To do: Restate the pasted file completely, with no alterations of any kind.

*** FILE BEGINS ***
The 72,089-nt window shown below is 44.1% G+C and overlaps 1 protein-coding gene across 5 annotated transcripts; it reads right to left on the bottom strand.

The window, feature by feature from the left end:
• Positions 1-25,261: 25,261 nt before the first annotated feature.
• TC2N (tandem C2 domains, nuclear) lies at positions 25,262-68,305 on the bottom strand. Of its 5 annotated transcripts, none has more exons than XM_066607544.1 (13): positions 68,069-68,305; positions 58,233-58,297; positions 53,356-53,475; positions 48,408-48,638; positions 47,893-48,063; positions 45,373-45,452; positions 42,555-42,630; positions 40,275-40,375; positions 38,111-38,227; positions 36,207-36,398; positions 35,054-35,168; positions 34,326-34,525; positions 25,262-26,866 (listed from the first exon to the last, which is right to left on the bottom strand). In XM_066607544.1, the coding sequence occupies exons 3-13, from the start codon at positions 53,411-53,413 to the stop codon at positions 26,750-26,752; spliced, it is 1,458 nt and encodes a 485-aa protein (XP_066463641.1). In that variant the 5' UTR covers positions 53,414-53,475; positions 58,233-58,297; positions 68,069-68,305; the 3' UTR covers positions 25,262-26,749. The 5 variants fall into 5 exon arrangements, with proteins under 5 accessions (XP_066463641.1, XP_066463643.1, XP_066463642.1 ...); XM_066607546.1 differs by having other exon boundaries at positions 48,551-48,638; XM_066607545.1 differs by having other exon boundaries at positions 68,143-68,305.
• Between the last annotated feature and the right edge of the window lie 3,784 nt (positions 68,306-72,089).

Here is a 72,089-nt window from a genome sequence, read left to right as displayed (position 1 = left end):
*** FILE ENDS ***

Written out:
The 72,089-nt window shown below is 44.1% G+C and overlaps 1 protein-coding gene across 5 annotated transcripts; it reads right to left on the bottom strand.

The window, feature by feature from the left end:
• Positions 1-25,261: 25,261 nt before the first annotated feature.
• TC2N (tandem C2 domains, nuclear) lies at positions 25,262-68,305 on the bottom strand. Of its 5 annotated transcripts, none has more exons than XM_066607544.1 (13): positions 68,069-68,305; positions 58,233-58,297; positions 53,356-53,475; positions 48,408-48,638; positions 47,893-48,063; positions 45,373-45,452; positions 42,555-42,630; positions 40,275-40,375; positions 38,111-38,227; positions 36,207-36,398; positions 35,054-35,168; positions 34,326-34,525; positions 25,262-26,866 (listed from the first exon to the last, which is right to left on the bottom strand). In XM_066607544.1, the coding sequence occupies exons 3-13, from the start codon at positions 53,411-53,413 to the stop codon at positions 26,750-26,752; spliced, it is 1,458 nt and encodes a 485-aa protein (XP_066463641.1). In that variant the 5' UTR covers positions 53,414-53,475; positions 58,233-58,297; positions 68,069-68,305; the 3' UTR covers positions 25,262-26,749. The 5 variants fall into 5 exon arrangements, with proteins under 5 accessions (XP_066463641.1, XP_066463643.1, XP_066463642.1 ...); XM_066607546.1 differs by having other exon boundaries at positions 48,551-48,638; XM_066607545.1 differs by having other exon boundaries at positions 68,143-68,305.
• Between the last annotated feature and the right edge of the window lie 3,784 nt (positions 68,306-72,089).

Here is a 72,089-nt window from a genome sequence, read left to right as displayed (position 1 = left end):